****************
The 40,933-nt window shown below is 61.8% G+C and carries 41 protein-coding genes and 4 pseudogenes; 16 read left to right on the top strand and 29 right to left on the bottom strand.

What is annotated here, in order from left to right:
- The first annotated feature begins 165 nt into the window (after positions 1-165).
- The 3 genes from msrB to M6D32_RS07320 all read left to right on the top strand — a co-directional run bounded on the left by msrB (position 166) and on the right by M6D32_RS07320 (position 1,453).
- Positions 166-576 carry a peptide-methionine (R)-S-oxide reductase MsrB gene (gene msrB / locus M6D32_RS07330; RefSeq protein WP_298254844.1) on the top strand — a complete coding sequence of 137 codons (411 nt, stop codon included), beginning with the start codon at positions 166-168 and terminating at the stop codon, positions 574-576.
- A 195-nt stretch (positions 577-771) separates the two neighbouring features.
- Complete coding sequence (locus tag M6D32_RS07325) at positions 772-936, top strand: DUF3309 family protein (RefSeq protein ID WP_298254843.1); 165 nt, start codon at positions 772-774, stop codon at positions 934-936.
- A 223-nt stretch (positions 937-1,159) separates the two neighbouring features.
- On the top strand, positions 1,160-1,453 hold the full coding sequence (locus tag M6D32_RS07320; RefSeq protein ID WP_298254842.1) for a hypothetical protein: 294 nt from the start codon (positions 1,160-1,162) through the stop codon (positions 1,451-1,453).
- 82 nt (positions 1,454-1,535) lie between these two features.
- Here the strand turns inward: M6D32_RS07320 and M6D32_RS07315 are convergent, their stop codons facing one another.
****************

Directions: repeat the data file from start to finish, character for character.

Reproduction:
The 40,933-nt window shown below is 61.8% G+C and carries 41 protein-coding genes and 4 pseudogenes; 16 read left to right on the top strand and 29 right to left on the bottom strand.

What is annotated here, in order from left to right:
- The first annotated feature begins 165 nt into the window (after positions 1-165).
- The 3 genes from msrB to M6D32_RS07320 all read left to right on the top strand — a co-directional run bounded on the left by msrB (position 166) and on the right by M6D32_RS07320 (position 1,453).
- Positions 166-576 carry a peptide-methionine (R)-S-oxide reductase MsrB gene (gene msrB / locus M6D32_RS07330; RefSeq protein WP_298254844.1) on the top strand — a complete coding sequence of 137 codons (411 nt, stop codon included), beginning with the start codon at positions 166-168 and terminating at the stop codon, positions 574-576.
- A 195-nt stretch (positions 577-771) separates the two neighbouring features.
- Complete coding sequence (locus tag M6D32_RS07325) at positions 772-936, top strand: DUF3309 family protein (RefSeq protein ID WP_298254843.1); 165 nt, start codon at positions 772-774, stop codon at positions 934-936.
- A 223-nt stretch (positions 937-1,159) separates the two neighbouring features.
- On the top strand, positions 1,160-1,453 hold the full coding sequence (locus tag M6D32_RS07320; RefSeq protein ID WP_298254842.1) for a hypothetical protein: 294 nt from the start codon (positions 1,160-1,162) through the stop codon (positions 1,451-1,453).
- 82 nt (positions 1,454-1,535) lie between these two features.
- Here the strand turns inward: M6D32_RS07320 and M6D32_RS07315 are convergent, their stop codons facing one another.